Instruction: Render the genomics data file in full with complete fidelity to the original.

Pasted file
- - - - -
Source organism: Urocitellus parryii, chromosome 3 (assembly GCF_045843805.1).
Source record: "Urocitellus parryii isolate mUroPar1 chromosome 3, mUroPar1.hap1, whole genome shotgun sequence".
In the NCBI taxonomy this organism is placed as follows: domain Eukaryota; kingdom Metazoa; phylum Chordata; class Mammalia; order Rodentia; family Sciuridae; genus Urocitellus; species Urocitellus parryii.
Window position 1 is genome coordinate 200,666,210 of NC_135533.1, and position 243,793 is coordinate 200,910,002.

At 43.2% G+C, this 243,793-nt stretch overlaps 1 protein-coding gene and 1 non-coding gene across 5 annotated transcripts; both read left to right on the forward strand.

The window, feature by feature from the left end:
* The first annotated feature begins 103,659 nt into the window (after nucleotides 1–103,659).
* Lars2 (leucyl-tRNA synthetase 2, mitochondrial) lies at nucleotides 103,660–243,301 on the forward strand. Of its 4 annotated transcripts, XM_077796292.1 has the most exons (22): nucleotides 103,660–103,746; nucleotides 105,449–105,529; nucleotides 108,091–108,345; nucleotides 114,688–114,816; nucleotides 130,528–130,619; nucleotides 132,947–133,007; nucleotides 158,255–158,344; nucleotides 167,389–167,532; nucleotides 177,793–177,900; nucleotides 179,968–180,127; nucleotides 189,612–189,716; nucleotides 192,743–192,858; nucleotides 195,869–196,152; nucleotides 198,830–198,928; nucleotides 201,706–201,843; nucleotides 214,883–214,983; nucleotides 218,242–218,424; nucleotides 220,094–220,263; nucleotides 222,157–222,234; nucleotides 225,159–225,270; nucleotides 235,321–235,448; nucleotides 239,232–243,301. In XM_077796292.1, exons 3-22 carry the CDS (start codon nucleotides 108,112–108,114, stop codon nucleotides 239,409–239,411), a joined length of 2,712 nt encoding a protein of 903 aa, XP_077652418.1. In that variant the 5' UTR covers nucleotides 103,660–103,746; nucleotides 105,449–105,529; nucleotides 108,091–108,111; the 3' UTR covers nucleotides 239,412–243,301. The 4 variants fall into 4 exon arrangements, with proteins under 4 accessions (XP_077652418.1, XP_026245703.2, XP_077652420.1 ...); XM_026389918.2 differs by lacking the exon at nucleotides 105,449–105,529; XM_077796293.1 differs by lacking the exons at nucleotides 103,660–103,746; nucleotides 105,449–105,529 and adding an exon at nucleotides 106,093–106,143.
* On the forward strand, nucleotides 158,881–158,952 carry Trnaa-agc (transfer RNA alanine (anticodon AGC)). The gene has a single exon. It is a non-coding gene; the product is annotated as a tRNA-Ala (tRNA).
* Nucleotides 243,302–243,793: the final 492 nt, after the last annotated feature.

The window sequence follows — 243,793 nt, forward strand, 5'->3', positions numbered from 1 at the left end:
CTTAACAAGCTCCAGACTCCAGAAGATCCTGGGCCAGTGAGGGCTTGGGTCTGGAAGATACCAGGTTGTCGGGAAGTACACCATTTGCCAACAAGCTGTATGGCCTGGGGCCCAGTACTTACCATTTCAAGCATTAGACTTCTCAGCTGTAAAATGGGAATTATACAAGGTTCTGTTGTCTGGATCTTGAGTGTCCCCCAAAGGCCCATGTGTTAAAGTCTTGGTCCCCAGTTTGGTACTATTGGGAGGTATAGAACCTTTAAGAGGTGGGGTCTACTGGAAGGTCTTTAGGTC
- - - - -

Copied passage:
Source organism: Urocitellus parryii, chromosome 3 (assembly GCF_045843805.1).
Source record: "Urocitellus parryii isolate mUroPar1 chromosome 3, mUroPar1.hap1, whole genome shotgun sequence".
In the NCBI taxonomy this organism is placed as follows: domain Eukaryota; kingdom Metazoa; phylum Chordata; class Mammalia; order Rodentia; family Sciuridae; genus Urocitellus; species Urocitellus parryii.
Window position 1 is genome coordinate 200,666,210 of NC_135533.1, and position 243,793 is coordinate 200,910,002.

At 43.2% G+C, this 243,793-nt stretch overlaps 1 protein-coding gene and 1 non-coding gene across 5 annotated transcripts; both read left to right on the forward strand.

The window, feature by feature from the left end:
* The first annotated feature begins 103,659 nt into the window (after nucleotides 1–103,659).
* Lars2 (leucyl-tRNA synthetase 2, mitochondrial) lies at nucleotides 103,660–243,301 on the forward strand. Of its 4 annotated transcripts, XM_077796292.1 has the most exons (22): nucleotides 103,660–103,746; nucleotides 105,449–105,529; nucleotides 108,091–108,345; nucleotides 114,688–114,816; nucleotides 130,528–130,619; nucleotides 132,947–133,007; nucleotides 158,255–158,344; nucleotides 167,389–167,532; nucleotides 177,793–177,900; nucleotides 179,968–180,127; nucleotides 189,612–189,716; nucleotides 192,743–192,858; nucleotides 195,869–196,152; nucleotides 198,830–198,928; nucleotides 201,706–201,843; nucleotides 214,883–214,983; nucleotides 218,242–218,424; nucleotides 220,094–220,263; nucleotides 222,157–222,234; nucleotides 225,159–225,270; nucleotides 235,321–235,448; nucleotides 239,232–243,301. In XM_077796292.1, exons 3-22 carry the CDS (start codon nucleotides 108,112–108,114, stop codon nucleotides 239,409–239,411), a joined length of 2,712 nt encoding a protein of 903 aa, XP_077652418.1. In that variant the 5' UTR covers nucleotides 103,660–103,746; nucleotides 105,449–105,529; nucleotides 108,091–108,111; the 3' UTR covers nucleotides 239,412–243,301. The 4 variants fall into 4 exon arrangements, with proteins under 4 accessions (XP_077652418.1, XP_026245703.2, XP_077652420.1 ...); XM_026389918.2 differs by lacking the exon at nucleotides 105,449–105,529; XM_077796293.1 differs by lacking the exons at nucleotides 103,660–103,746; nucleotides 105,449–105,529 and adding an exon at nucleotides 106,093–106,143.
* On the forward strand, nucleotides 158,881–158,952 carry Trnaa-agc (transfer RNA alanine (anticodon AGC)). The gene has a single exon. It is a non-coding gene; the product is annotated as a tRNA-Ala (tRNA).
* Nucleotides 243,302–243,793: the final 492 nt, after the last annotated feature.

The window sequence follows — 243,793 nt, forward strand, 5'->3', positions numbered from 1 at the left end:
CTTAACAAGCTCCAGACTCCAGAAGATCCTGGGCCAGTGAGGGCTTGGGTCTGGAAGATACCAGGTTGTCGGGAAGTACACCATTTGCCAACAAGCTGTATGGCCTGGGGCCCAGTACTTACCATTTCAAGCATTAGACTTCTCAGCTGTAAAATGGGAATTATACAAGGTTCTGTTGTCTGGATCTTGAGTGTCCCCCAAAGGCCCATGTGTTAAAGTCTTGGTCCCCAGTTTGGTACTATTGGGAGGTATAGAACCTTTAAGAGGTGGGGTCTACTGGAAGGTCTTTAGGTC